The lack of time to cook at home, or easy availability of packaged ready-to-eat foods put additional burden on the already nutrient-inadequate platter of women. Studies suggest that processed food consumption in India has increased manifold in the last couple of years. Online food delivery platforms have slowly become indispensable, and thanks to their amazing marketing strategies, ordering food has become an uber-cool thing today. The traditional wisdom about cooking food at home, eating seasonal fruits and vegetables and focusing on unprocessed food is taking a back seat.
Is it due to lack of knowledge? Is it always about inaccessibility? The answers are not simple. Sometimes inadequate knowledge results in poor nutrition choices, but in this digital era an information-overload can also be a source of huge confusion about food-related issues.
Also, working women apparently do not spend enough time on exercise, leading to slower metabolism and poor absorption of nutrients. Ironically, despite the current flood of fitness mobile apps and gymnasiums around, there has not been a proportionate increase in the numbers, especially women, who exercise. Even traditional practices such as Yoga, though receiving a lot of attention and hype, are also not being practiced by majority of women.
Although it is easier said than done, but women need to prioritise their nutrition first, else they would significantly lose on their productivity and growth, both in the professional and personal spaces.It’s a no-brainer that freshly prepared home-cooked meal is the best. Thus, planning the schedules in a way to make room for cooking, with some help, would be a good idea. Packing lunch boxes, and some healthy snacks to deal with evening hunger pangs would prevent the need and urge to eat outside food. Also, some quick and effective exercise sessions need to be squeezed in the daily schedule.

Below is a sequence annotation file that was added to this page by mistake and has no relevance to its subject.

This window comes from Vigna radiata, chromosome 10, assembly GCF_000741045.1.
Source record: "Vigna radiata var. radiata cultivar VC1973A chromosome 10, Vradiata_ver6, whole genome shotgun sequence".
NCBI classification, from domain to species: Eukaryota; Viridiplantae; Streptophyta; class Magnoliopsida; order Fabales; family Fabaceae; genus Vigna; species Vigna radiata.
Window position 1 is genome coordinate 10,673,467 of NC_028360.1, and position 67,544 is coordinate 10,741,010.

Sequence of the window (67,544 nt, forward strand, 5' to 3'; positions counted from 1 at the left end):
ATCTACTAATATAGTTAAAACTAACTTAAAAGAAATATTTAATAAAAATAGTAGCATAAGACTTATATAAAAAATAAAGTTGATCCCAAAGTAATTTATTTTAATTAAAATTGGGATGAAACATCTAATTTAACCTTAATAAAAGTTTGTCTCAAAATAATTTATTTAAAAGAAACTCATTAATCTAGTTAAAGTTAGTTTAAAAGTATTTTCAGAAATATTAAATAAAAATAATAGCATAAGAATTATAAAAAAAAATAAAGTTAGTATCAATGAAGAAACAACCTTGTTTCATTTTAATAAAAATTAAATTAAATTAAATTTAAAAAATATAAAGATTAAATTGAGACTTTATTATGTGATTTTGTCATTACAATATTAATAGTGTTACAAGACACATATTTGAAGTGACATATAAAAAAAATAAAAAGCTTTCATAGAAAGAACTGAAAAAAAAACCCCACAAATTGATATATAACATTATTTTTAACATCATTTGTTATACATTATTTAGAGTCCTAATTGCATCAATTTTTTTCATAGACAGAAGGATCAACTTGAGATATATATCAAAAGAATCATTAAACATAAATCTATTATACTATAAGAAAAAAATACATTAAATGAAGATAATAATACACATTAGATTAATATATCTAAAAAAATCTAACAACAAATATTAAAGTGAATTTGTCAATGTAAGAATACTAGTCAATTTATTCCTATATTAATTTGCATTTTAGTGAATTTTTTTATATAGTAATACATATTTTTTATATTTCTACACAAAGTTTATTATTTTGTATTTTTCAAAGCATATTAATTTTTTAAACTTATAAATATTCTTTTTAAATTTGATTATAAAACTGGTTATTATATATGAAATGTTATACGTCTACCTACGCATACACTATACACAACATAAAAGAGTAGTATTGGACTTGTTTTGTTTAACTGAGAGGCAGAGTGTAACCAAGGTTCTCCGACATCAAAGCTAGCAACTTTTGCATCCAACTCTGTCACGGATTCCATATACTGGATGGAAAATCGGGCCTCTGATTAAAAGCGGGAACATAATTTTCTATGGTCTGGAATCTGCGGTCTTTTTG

Organisations also need to come forward and catalyse this change in some way. They need to reorient their structures and processes with the changing needs of working women. Organisations may think of taking steps such as arranging diet counselling for women, say bimonthly or quarterly, to improve their knowledge about nutritional requirements and ways and means to achieve them.
Government and development organisations may also invest in education and awareness campaigns around improving women’s nutrition, promoting healthy diet, diet diversity and discouraging low nutrient packaged fast foods. Most working women are in their reproductive age, having high nutritional demand. Unavailability of proper nutrition leads to issues like poor maternal and child health, anaemia, and stunting and wasting among children.
Increased participation of women in the workforce would boost economic growth. But to unleash the country’s women potential we need them to be super fit and healthy. As a society and more so for men, we need to share women’s burden of responsibilities. Grocery shopping, cooking, cleaning, and raising children should not be labelled as women-only territories. Stereotyping of gender roles should be a thing of the past. Also, as women we need to make nutrition and good health our priority. A new and progressive India would only be possible with stronger and fitter Khusboos - Healthy Nutrition, Healthy Women, Healthy Nation!
(Dr Archana Singh is a public health professional, passionate about women issues. She currently works as Senior Program Analyst at Project Concern International/India. She has studied in UK and Australia, and worked in many international organisations. She practices Yoga and strives for healthy lifestyle. The views expressed by the author are personal.)